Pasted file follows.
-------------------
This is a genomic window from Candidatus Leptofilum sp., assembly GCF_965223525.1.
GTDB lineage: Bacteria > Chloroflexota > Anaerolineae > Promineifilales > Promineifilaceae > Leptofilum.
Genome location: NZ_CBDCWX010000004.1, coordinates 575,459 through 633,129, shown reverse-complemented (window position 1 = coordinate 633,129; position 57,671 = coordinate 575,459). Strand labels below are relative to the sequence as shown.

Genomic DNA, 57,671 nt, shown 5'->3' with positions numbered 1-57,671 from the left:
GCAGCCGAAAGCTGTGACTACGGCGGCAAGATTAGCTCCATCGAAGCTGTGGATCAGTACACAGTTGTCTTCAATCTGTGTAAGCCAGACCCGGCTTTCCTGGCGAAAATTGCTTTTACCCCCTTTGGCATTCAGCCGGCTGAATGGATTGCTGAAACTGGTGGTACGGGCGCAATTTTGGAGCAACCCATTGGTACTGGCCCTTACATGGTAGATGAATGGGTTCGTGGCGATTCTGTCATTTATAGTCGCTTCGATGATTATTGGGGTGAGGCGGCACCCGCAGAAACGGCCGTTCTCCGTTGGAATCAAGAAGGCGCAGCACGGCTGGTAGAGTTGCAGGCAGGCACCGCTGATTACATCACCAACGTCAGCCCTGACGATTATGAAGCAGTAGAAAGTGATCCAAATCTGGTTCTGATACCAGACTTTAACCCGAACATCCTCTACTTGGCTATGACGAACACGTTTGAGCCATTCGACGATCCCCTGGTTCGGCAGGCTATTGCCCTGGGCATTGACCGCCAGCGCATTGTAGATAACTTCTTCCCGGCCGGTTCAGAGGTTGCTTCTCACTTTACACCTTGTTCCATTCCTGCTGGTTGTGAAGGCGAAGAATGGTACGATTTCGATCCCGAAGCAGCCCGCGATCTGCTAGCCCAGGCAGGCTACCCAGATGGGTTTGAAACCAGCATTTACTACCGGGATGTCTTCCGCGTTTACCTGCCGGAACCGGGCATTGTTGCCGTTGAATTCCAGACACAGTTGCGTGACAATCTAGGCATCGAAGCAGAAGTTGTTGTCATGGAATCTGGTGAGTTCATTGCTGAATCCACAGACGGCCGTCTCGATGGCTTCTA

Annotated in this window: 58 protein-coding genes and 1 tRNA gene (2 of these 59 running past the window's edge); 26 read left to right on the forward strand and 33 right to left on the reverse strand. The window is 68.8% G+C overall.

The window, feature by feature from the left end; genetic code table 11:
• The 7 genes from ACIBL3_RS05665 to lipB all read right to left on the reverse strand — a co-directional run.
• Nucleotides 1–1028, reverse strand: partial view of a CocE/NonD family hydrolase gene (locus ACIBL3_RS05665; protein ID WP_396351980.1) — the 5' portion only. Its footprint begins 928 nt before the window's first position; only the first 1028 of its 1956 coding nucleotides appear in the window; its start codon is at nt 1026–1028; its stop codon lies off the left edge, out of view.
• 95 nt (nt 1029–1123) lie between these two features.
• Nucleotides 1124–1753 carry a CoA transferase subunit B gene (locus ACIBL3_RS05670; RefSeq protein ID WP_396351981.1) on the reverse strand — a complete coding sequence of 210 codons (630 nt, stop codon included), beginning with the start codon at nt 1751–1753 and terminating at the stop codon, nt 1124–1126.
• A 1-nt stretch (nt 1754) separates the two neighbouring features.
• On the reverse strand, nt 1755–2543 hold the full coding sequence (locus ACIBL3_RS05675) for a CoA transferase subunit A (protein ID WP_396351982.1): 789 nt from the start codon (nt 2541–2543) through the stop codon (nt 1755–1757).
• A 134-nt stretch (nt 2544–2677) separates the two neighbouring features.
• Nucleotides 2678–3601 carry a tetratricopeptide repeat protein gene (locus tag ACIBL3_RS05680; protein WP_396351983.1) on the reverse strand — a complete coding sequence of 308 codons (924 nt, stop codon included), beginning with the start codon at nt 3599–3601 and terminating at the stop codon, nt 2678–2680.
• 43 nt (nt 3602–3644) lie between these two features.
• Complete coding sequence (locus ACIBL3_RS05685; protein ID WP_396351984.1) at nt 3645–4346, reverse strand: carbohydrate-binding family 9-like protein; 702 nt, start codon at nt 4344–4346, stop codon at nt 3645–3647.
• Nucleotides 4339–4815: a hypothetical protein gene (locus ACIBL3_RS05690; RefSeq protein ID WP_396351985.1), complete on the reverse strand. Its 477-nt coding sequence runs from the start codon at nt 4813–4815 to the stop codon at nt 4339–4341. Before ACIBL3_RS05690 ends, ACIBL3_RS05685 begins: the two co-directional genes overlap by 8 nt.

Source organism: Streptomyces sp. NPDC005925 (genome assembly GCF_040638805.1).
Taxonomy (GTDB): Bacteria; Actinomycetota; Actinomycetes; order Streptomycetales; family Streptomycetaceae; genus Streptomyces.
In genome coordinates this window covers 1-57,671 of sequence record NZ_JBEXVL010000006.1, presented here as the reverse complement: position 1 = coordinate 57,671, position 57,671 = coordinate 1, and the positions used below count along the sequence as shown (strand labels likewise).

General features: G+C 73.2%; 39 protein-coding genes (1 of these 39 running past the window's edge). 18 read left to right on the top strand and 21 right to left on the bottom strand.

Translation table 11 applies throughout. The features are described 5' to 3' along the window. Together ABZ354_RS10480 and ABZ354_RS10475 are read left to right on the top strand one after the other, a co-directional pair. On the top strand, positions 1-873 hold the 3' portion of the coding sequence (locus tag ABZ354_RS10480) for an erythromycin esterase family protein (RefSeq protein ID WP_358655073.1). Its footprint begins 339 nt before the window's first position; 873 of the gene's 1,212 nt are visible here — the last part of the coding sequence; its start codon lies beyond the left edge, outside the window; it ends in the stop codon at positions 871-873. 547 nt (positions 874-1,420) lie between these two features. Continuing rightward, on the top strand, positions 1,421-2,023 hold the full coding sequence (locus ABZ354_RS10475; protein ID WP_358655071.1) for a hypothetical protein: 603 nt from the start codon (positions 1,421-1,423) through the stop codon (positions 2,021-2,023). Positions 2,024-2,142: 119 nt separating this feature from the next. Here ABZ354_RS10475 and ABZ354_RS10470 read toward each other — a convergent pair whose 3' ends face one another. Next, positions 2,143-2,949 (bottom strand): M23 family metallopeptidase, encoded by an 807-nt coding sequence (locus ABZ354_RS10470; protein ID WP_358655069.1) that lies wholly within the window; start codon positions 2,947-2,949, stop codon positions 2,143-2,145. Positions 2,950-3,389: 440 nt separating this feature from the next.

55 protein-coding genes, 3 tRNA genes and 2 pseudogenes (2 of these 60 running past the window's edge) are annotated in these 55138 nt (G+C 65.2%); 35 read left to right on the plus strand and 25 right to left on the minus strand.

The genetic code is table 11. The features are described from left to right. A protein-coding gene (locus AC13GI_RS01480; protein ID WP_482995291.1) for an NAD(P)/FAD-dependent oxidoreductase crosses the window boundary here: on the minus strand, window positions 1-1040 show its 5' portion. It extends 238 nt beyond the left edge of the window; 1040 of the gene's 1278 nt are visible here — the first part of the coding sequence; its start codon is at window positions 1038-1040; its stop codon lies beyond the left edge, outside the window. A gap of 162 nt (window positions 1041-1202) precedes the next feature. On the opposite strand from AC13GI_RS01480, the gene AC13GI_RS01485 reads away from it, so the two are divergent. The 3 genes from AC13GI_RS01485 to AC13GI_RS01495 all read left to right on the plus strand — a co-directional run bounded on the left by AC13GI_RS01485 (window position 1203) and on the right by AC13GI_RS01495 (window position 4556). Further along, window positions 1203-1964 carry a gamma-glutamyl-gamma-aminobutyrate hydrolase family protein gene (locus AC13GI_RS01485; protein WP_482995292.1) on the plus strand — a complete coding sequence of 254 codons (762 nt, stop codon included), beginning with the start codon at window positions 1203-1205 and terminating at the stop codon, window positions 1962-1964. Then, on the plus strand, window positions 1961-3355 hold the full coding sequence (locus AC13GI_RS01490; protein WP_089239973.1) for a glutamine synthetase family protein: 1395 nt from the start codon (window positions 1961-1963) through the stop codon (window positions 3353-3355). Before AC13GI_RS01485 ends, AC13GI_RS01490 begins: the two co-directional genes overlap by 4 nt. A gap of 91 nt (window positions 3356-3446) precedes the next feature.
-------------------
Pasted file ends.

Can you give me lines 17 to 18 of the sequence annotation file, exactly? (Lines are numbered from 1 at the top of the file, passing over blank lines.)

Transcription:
• Complete coding sequence (locus ACIBL3_RS05685; protein ID WP_396351984.1) at nt 3645–4346, reverse strand: carbohydrate-binding family 9-like protein; 702 nt, start codon at nt 4344–4346, stop codon at nt 3645–3647.
• Nucleotides 4339–4815: a hypothetical protein gene (locus ACIBL3_RS05690; RefSeq protein ID WP_396351985.1), complete on the reverse strand. Its 477-nt coding sequence runs from the start codon at nt 4813–4815 to the stop codon at nt 4339–4341. Before ACIBL3_RS05690 ends, ACIBL3_RS05685 begins: the two co-directional genes overlap by 8 nt.